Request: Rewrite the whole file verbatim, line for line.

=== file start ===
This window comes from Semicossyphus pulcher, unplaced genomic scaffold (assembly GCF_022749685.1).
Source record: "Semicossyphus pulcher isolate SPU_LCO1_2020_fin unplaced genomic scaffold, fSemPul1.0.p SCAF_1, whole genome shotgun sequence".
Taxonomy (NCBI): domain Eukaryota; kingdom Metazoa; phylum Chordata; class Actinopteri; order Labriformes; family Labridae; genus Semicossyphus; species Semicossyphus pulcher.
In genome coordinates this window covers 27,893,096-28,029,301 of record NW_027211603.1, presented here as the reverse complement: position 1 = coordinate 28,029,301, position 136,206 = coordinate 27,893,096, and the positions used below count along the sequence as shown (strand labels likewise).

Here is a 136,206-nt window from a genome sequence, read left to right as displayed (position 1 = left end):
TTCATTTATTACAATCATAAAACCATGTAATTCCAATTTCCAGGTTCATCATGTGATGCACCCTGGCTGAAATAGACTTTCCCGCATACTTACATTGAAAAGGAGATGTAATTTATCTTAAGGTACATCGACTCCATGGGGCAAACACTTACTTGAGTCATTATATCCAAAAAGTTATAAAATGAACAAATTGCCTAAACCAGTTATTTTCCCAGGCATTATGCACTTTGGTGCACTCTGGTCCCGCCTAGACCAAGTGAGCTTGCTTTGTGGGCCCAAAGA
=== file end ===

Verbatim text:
This window comes from Semicossyphus pulcher, unplaced genomic scaffold (assembly GCF_022749685.1).
Source record: "Semicossyphus pulcher isolate SPU_LCO1_2020_fin unplaced genomic scaffold, fSemPul1.0.p SCAF_1, whole genome shotgun sequence".
Taxonomy (NCBI): domain Eukaryota; kingdom Metazoa; phylum Chordata; class Actinopteri; order Labriformes; family Labridae; genus Semicossyphus; species Semicossyphus pulcher.
In genome coordinates this window covers 27,893,096-28,029,301 of record NW_027211603.1, presented here as the reverse complement: position 1 = coordinate 28,029,301, position 136,206 = coordinate 27,893,096, and the positions used below count along the sequence as shown (strand labels likewise).

Here is a 136,206-nt window from a genome sequence, read left to right as displayed (position 1 = left end):
TTCATTTATTACAATCATAAAACCATGTAATTCCAATTTCCAGGTTCATCATGTGATGCACCCTGGCTGAAATAGACTTTCCCGCATACTTACATTGAAAAGGAGATGTAATTTATCTTAAGGTACATCGACTCCATGGGGCAAACACTTACTTGAGTCATTATATCCAAAAAGTTATAAAATGAACAAATTGCCTAAACCAGTTATTTTCCCAGGCATTATGCACTTTGGTGCACTCTGGTCCCGCCTAGACCAAGTGAGCTTGCTTTGTGGGCCCAAAGA